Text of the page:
5: Use Your Apple ID -- Starting with 10.7 Lion, it also became possible to use your Apple ID to reset your administrator password. It’s turned on by default in the Network pane of System Preferences, but double-check to make sure.
When this feature is active, if you enter the administrator password incorrectly at the login window three times, a popover appears with the password hint and a message saying “If you forgot your password, you can reset it using your Apple ID.” Here’s how to do that:
Click the arrow icon to open the Reset Password dialog.
Enter your Apple ID and its password, then click Reset Password to proceed.
Enter a new administrator password, verify it, and fill in the Hint field so that you’ll get a memory trigger the next time you forget.
Click Reset Password, and you’re done.
If you’ve also forgotten your Apple ID password, you can reset that at Apple’s My Apple ID page. Doing so relies on having access to the email address associated with your Apple ID; if that email account could be compromised, allowing the administrator password to be reset by the Apple ID might provide a way that the physical security of your Mac could be attacked. If you’re really worried, turn the feature off in the Users & Groups preference pane.
One quirk. If you upgraded from 10.6 Snow Leopard to 10.7 Lion, you may not get the reset message after three incorrect attempts. To fix this problem while you can still access the account, open the Users & Groups preference pane, delete the affected Apple ID, and then add the same Apple ID back.
It’s also important to know that encrypting your Mac’s boot disk with FileVault 2 prevents you from using your Apple ID to reset your password (since the password is used in FileVault’s encryption). Read this Apple support document for more information about FileVault.
No Excuse for a Lost Password -- Regardless of how or why an administrator password has been lost or forgotten, there are a variety of techniques that you can use to reset it and regain full access to a Mac. These techniques aren’t to be used willy-nilly, since the login keychain will be lost in the process, but whether the simple method of using an Apple ID is sufficient or you need to drop down to the command line, you should be able to get the access you need.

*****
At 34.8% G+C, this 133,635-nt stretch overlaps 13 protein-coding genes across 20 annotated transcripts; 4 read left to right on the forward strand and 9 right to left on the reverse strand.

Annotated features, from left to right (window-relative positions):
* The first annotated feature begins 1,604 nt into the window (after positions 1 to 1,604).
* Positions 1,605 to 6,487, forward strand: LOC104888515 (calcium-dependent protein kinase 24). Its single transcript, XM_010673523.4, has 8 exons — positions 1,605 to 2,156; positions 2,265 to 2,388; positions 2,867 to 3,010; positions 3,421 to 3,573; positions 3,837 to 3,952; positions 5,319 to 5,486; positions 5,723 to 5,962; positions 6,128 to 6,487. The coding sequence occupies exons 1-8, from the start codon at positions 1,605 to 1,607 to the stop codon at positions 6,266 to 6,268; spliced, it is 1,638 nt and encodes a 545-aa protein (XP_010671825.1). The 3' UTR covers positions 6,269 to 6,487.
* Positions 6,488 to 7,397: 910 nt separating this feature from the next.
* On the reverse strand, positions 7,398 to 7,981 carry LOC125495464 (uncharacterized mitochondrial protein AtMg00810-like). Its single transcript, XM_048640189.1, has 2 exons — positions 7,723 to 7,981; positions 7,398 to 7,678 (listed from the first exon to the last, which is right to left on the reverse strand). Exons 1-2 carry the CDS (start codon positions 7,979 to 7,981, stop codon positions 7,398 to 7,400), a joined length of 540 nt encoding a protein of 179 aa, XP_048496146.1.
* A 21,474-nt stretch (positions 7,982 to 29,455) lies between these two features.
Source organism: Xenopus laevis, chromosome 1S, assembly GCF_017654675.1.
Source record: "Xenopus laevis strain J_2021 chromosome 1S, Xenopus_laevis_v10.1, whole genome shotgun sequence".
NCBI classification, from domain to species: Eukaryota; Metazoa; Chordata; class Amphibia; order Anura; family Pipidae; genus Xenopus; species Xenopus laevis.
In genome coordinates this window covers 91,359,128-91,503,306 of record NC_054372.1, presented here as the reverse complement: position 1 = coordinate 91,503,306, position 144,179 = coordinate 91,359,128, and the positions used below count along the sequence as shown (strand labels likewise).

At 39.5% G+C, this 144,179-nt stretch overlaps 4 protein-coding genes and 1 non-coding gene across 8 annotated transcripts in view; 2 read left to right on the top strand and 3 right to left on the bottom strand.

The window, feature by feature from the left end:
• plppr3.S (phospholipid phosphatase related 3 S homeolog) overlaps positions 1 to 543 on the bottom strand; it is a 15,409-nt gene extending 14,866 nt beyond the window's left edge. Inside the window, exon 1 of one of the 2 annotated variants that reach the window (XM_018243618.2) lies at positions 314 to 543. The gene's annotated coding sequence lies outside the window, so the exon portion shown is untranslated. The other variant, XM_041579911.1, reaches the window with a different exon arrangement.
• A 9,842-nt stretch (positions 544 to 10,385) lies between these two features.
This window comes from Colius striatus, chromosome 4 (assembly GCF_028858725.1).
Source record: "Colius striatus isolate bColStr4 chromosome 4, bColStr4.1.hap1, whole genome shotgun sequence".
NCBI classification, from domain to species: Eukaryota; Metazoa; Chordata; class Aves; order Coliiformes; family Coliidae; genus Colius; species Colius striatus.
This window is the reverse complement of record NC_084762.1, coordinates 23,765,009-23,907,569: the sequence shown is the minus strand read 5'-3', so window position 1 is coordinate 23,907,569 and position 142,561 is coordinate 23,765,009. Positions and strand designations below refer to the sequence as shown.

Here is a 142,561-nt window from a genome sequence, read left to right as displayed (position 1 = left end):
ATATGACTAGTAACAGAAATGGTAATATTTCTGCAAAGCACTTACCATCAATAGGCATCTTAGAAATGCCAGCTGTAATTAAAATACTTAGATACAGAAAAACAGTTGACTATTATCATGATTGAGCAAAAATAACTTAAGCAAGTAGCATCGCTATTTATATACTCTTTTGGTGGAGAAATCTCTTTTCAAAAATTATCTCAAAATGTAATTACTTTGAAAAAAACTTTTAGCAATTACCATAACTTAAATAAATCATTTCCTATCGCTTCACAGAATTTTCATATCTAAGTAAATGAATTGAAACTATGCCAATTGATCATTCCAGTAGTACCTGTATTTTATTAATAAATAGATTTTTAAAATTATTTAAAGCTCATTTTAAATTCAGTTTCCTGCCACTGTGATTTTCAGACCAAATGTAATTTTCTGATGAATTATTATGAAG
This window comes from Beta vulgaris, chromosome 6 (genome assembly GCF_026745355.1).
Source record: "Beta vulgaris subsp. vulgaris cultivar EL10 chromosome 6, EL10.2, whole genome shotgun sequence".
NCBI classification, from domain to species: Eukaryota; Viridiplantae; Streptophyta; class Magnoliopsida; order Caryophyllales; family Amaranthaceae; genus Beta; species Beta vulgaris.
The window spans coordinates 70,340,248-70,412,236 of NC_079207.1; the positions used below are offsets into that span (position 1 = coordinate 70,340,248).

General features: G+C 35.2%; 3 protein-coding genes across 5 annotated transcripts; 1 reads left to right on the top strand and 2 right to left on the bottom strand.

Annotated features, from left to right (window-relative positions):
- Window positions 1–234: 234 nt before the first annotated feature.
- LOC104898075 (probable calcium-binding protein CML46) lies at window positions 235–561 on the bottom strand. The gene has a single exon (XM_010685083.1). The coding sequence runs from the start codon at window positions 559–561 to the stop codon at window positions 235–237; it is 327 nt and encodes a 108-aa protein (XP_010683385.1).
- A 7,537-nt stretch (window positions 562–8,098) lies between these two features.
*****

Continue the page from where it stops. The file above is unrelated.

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Head tracking was once an obscure technology, relegated to those with special needs and virtual reality enthusiasts. But now, thanks to products like the Microsoft Kinect, camera-based motion tracking has moved into the mainstream. With the multiple sensors and cameras in the iPhone, iPad, and iPod touch, it was only a matter of time before head tracking came to mobile gaming.
Umoove is a startup intent on bringing head and eye tracking to the small screen, and the company has released its first proof of concept to the App Store: Umoove Experience for iPhone and iPad.
The free Umoove Experience has you flying around a desert village — perhaps an homage to the classic game Magic Carpet. Gameplay is as simple as it gets. There are 14 potion bottles scattered in and around the village. Each one adds more time to the clock, and your goal is to fly around and collect all 14 before the clock runs out. (Note that the game operates only in portrait mode.)
The twist is that you control your flight not by moving the device as you might expect, but with your head, as detected by your device’s front-facing camera. Tilt your head left, right, up, or down to steer in that direction, much like a flying superhero. To speed up, place your finger on the screen, and let go to slow down.
Before you start Umoove Experience each time, you must go through a bit of training that both reminds you what to do and helps the game calibrate itself. The game shows your face via your device’s camera. Once you confirm that your face is in the sensor area, you tilt your head to move an onscreen cursor to a series of targets.
During actual gameplay, you can press the pause button in the upper-right to realign your face in the camera. This also resets your position in the air, which is handy in case you get stuck in a building. Umoove Experience is smart enough so that if it no longer detects your face, it pauses the game and gives you a chance to realign yourself.
How well does Umoove Experience work? It’s a mixed bag. For me, things begin well enough, though the controls are a bit touchy. The game starts you off facing a line of potion bottles, but I tend to veer off course before I can collect them all.
In my testing, there were two major points of failure. The first is that some directions don’t seem to register well. Aiming myself toward the ground works fine, but climbing back up doesn’t work as well. (“Pull up! Pull up!”) Fortunately, there’s no penalty for crashing into something, and you can always pause and unpause to reset your position. The second point of failure is that, after a while, Umoove Experience freaks out and my onscreen avatar flies helplessly about the screen, even though I’m keeping my iPhone perfectly still.
More generally, after only a few minutes of play, my neck starts to cramp up. Although Umoove Experience needs only small movements for input, those aren’t necessarily natural motions, and my neck muscles aren’t accustomed to the work. Plus, I find myself jerking my head around to regain control whenever the game flakes out.
Umoove Experience is clearly a proof of concept, but it holds promise for both the disabled and the mainstream gaming community. Although it could use sensitivity settings for each axis (for those whose disabilities make head movement in certain directions difficult or impossible), Umoove’s technology still works better than iOS 7’s Switch Control accessibility feature, which lets you control the interface with head movements. Whereas Umoove Experience recognizes small motions, Switch Control requires quick head flicks, making me resemble one of the Roxbury Guys from Saturday Night Live. (Cue Haddaway’s “What Is Love.”)